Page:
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Contagion: How to Measure It?

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  • Roberto Rigobon

Abstract

The empirical literature on contagion has mainly measured the propagation of shocks across countries using daily stock markets, interest rates, and exchange rates. Several methodologies have been used for this purpose, however, the properties of the data introduces important limitations on the implementation of these procedures, as well as on the interpretation of the results. This paper, has three objectives: First, it evaluates some of the techniques that have been used frequently to measure contagion. The paper argues that if the data suffers from heteroskedasticity (conditional or not), omitted variables and simultaneous equation problems, the conclusions drawn from most of the procedures could be biased. Second, the paper summarizes two new procedures that have been developed to cope with these problems. One methodology is aimed to test for the stability of parameters, while the other one estimates consistently the contemporaneous relationship across countries. Finally, the paper estimates (consistently) the contemporaneous transmission mechanism between emerging stock markets, and bond markets. Furthermore, it is found that regional variables, as well as trade linkages, constitute a sizeable explanation of the strength of the propagation of shocks across bond markets, but not as important in stock markets.

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Paper provided by National Bureau of Economic Research, Inc in its series NBER Working Papers with number 8118.

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Date of creation: Feb 2001
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Publication status: published as Contagion: How to Measure It? , Roberto Rigobon. in Preventing Currency Crises in Emerging Markets , Edwards and Frankel. 2002
Handle: RePEc:nbr:nberwo:8118

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  1. Taimur Baig & Ilan Goldfajn, 2000. "The Russian Default and the Contagion to Brazil," IMF Working Papers 00/160, International Monetary Fund.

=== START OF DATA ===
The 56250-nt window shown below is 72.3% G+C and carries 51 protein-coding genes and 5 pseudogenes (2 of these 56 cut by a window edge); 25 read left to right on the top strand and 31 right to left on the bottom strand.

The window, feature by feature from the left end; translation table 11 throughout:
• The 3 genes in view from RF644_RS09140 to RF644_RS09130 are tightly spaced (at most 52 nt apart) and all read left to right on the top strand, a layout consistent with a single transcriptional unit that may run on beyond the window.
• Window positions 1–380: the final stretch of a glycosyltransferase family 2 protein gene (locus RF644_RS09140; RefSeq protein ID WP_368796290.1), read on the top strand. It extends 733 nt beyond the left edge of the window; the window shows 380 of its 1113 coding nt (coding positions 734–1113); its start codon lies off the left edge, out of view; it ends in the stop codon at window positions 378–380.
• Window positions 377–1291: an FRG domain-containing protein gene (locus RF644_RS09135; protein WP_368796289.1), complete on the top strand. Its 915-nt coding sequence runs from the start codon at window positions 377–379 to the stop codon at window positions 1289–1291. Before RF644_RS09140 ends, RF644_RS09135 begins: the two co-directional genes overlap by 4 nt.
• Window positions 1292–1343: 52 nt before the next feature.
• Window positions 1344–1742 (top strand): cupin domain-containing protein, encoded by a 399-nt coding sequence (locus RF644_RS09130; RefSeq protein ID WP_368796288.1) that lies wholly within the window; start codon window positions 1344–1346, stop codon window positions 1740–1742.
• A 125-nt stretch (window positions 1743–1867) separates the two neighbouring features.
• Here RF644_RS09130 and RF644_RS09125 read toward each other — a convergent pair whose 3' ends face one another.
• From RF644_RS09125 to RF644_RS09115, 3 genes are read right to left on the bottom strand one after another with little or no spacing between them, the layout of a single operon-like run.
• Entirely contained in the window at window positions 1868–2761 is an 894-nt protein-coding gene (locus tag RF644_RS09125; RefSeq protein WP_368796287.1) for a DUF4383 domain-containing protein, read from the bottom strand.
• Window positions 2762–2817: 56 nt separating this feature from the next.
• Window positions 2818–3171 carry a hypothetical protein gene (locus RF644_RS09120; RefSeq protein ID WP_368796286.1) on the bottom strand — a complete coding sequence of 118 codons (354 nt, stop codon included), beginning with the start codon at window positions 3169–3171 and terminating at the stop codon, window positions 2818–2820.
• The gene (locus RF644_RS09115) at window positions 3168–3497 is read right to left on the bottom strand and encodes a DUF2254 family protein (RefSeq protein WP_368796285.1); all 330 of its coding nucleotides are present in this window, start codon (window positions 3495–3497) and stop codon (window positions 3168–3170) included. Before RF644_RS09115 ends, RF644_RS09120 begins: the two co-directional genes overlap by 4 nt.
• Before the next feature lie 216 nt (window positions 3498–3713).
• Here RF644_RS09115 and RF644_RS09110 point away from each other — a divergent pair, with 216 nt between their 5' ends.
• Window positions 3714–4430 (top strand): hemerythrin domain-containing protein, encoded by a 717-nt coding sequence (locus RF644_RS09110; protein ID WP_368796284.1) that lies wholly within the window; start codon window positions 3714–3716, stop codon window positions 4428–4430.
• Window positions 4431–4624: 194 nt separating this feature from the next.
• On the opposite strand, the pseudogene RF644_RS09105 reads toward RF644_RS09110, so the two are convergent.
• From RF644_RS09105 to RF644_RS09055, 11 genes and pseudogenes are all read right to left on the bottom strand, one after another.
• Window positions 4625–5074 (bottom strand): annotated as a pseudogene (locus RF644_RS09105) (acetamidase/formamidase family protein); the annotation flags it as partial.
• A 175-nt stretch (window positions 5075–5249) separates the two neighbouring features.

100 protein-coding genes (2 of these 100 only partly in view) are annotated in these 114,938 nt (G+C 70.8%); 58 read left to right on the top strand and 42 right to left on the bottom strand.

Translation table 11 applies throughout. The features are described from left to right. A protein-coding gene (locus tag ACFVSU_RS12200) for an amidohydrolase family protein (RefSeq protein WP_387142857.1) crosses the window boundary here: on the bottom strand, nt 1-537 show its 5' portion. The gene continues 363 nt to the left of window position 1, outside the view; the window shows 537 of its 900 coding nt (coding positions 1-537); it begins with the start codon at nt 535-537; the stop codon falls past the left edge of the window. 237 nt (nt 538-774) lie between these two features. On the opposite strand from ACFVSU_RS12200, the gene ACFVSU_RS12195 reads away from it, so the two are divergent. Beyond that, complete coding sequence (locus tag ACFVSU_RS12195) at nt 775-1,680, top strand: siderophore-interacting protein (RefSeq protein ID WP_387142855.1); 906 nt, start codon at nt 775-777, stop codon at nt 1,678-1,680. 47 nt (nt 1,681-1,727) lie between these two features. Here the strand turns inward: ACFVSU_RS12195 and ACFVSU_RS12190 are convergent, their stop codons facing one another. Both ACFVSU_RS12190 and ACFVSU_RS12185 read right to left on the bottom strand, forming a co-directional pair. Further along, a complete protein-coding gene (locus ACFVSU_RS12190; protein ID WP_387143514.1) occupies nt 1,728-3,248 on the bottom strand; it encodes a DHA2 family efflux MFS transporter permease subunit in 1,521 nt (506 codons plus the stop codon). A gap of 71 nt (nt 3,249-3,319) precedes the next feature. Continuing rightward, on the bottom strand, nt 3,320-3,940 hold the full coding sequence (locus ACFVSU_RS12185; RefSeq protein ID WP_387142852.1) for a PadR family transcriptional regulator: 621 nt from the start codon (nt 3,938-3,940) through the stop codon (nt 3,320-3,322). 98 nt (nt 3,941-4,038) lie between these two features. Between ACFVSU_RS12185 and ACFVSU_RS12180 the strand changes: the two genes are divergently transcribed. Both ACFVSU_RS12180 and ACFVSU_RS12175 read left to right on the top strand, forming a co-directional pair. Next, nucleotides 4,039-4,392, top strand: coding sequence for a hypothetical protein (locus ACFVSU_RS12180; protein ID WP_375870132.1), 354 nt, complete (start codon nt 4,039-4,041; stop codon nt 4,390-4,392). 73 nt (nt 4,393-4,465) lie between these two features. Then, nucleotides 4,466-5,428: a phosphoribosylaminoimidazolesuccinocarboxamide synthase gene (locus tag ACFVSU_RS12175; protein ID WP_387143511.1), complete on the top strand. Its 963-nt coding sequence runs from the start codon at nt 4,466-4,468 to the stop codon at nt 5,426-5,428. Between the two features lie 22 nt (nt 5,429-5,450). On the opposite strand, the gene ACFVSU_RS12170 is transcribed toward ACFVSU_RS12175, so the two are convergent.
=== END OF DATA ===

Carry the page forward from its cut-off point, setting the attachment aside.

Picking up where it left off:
2. Kristin Forbes & Roberto Rigobon, 1999. "No Contagion, Only Interdependence: Measuring Stock Market Co-movements," NBER Working Papers 7267, National Bureau of Economic Research, Inc.
  3. Powell, James L, 1986. "Symmetrically Trimmed Least Squares Estimation for Tobit Models," Econometrica, Econometric Society, Econometric Society, vol. 54(6), pages 1435-60, November.
  4. G. Andrew Karoly & Rene Stulz, . "Why do Markets Move Together? An Investigation of U.S.-Japan Stock Return Comovements," Research in Financial Economics 9603, Ohio State University.
  5. Reinhart, Carmen & Calvo, Sara, 1996. "Capital Flows to Latin America: Is There Evidence of Contagion Effects?”," MPRA Paper 7124, University Library of Munich, Germany.
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  8. Gabriele Fiorentini & Enrique Sentana Iváñez, 1997. "Identification, estimation and testing of conditionally heteroskedastic factor models," Working Papers. Serie AD, Instituto Valenciano de Investigaciones Económicas, S.A. (Ivie) 1997-22, Instituto Valenciano de Investigaciones Económicas, S.A. (Ivie).
  9. Ratna Sahay & Gaston Gelos, 2000. "Financial Market Spillovers in Transition Economies," IMF Working Papers 00/71, International Monetary Fund.
  10. Honore, Bo E. & Kyriazidou, Ekaterini & Udry, Christopher, 1997. "Estimation of Type 3 Tobit models using symmetric trimming and pairwise comparisons," Journal of Econometrics, Elsevier, Elsevier, vol. 76(1-2), pages 107-128.
  11. Reuven Glick & Andrew K. Rose, 1998. "Contagion and trade: why are currency crises regional?," Pacific Basin Working Paper Series, Federal Reserve Bank of San Francisco 98-03, Federal Reserve Bank of San Francisco.
  12. Manski, Charles F., 1985. "Semiparametric analysis of discrete response : Asymptotic properties of the maximum score estimator," Journal of Econometrics, Elsevier, Elsevier, vol. 27(3), pages 313-333, March.
  13. Horowitz, Joel L., 1993. "Semiparametric estimation of a work-trip mode choice model," Journal of Econometrics, Elsevier, Elsevier, vol. 58(1-2), pages 49-70, July.
  14. Barry Eichengreen & Andrew K. Rose & Charles Wyplosz, 1996. "Contagious Currency Crises," NBER Working Papers 5681, National Bureau of Economic Research, Inc.
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  16. Reinhart, Carmen & Goldstein, Morris & Kaminsky, Graciela, 2000. "Assessing financial vulnerability, an early warning system for emerging markets: Introduction," MPRA Paper 13629, University Library of Munich, Germany.
  17. Roberto Rigobon, 2003. "Identification Through Heteroskedasticity," The Review of Economics and Statistics, MIT Press, vol. 85(4), pages 777-792, November.
  18. Kristin J. Forbes, 1999. "How are shocks propagated internationally? Firm-level evidence from the Russian and East Asian crises," Proceedings, Federal Reserve Bank of San Francisco, Federal Reserve Bank of San Francisco, issue Sep.
  19. Mervyn A. King & Sushil Wadhwani, 1989. "Transmission of Volatility Between Stock Markets," NBER Working Papers 2910, National Bureau of Economic Research, Inc.
  20. Guillermo A. Calvo & Enrique G. Mendoza, 1999. "Regional Contagion and the Globalization of Securities Markets," NBER Working Papers 7153, National Bureau of Economic Research, Inc.
  21. Horowitz, Joel L, 1992. "A Smoothed Maximum Score Estimator for the Binary Response Model," Econometrica, Econometric Society, Econometric Society, vol. 60(3), pages 505-31, May.
  22. Roberto Rigobon, 1999. "On the Measurement of the International Propagation of Shocks," NBER Working Papers 7354, National Bureau of Economic Research, Inc.
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